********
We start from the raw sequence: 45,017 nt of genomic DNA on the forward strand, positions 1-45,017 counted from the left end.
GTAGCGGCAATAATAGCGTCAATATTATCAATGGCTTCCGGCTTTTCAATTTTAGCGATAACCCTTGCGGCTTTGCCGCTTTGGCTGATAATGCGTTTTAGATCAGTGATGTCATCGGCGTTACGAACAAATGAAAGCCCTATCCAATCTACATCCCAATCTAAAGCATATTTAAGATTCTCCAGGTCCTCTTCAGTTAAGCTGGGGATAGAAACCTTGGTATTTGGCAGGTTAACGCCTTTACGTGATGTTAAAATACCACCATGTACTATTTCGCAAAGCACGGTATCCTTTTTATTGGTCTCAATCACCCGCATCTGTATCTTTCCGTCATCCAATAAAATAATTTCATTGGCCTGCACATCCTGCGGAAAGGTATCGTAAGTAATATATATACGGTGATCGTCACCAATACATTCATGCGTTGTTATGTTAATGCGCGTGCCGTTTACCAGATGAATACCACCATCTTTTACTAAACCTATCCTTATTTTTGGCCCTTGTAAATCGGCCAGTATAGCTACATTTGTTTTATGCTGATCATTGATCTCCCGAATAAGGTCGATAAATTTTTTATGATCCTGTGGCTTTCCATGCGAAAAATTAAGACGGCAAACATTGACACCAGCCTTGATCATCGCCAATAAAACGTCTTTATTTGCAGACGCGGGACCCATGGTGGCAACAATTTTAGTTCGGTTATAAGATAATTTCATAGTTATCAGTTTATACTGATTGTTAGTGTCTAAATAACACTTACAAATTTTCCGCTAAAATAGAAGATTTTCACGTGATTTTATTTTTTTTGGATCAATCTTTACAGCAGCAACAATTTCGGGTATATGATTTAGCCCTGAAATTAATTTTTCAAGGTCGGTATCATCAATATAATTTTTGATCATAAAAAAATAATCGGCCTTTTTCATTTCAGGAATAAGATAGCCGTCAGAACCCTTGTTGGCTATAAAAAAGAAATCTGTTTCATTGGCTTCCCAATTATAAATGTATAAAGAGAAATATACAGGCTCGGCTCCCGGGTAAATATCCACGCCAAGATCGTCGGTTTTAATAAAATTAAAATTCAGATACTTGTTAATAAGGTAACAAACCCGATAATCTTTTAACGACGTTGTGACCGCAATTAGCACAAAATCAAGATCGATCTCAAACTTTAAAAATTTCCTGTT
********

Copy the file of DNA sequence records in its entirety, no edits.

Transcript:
We start from the raw sequence: 45,017 nt of genomic DNA on the forward strand, positions 1-45,017 counted from the left end.
GTAGCGGCAATAATAGCGTCAATATTATCAATGGCTTCCGGCTTTTCAATTTTAGCGATAACCCTTGCGGCTTTGCCGCTTTGGCTGATAATGCGTTTTAGATCAGTGATGTCATCGGCGTTACGAACAAATGAAAGCCCTATCCAATCTACATCCCAATCTAAAGCATATTTAAGATTCTCCAGGTCCTCTTCAGTTAAGCTGGGGATAGAAACCTTGGTATTTGGCAGGTTAACGCCTTTACGTGATGTTAAAATACCACCATGTACTATTTCGCAAAGCACGGTATCCTTTTTATTGGTCTCAATCACCCGCATCTGTATCTTTCCGTCATCCAATAAAATAATTTCATTGGCCTGCACATCCTGCGGAAAGGTATCGTAAGTAATATATATACGGTGATCGTCACCAATACATTCATGCGTTGTTATGTTAATGCGCGTGCCGTTTACCAGATGAATACCACCATCTTTTACTAAACCTATCCTTATTTTTGGCCCTTGTAAATCGGCCAGTATAGCTACATTTGTTTTATGCTGATCATTGATCTCCCGAATAAGGTCGATAAATTTTTTATGATCCTGTGGCTTTCCATGCGAAAAATTAAGACGGCAAACATTGACACCAGCCTTGATCATCGCCAATAAAACGTCTTTATTTGCAGACGCGGGACCCATGGTGGCAACAATTTTAGTTCGGTTATAAGATAATTTCATAGTTATCAGTTTATACTGATTGTTAGTGTCTAAATAACACTTACAAATTTTCCGCTAAAATAGAAGATTTTCACGTGATTTTATTTTTTTTGGATCAATCTTTACAGCAGCAACAATTTCGGGTATATGATTTAGCCCTGAAATTAATTTTTCAAGGTCGGTATCATCAATATAATTTTTGATCATAAAAAAATAATCGGCCTTTTTCATTTCAGGAATAAGATAGCCGTCAGAACCCTTGTTGGCTATAAAAAAGAAATCTGTTTCATTGGCTTCCCAATTATAAATGTATAAAGAGAAATATACAGGCTCGGCTCCCGGGTAAATATCCACGCCAAGATCGTCGGTTTTAATAAAATTAAAATTCAGATACTTGTTAATAAGGTAACAAACCCGATAATCTTTTAACGACGTTGTGACCGCAATTAGCACAAAATCAAGATCGATCTCAAACTTTAAAAATTTCCTGTT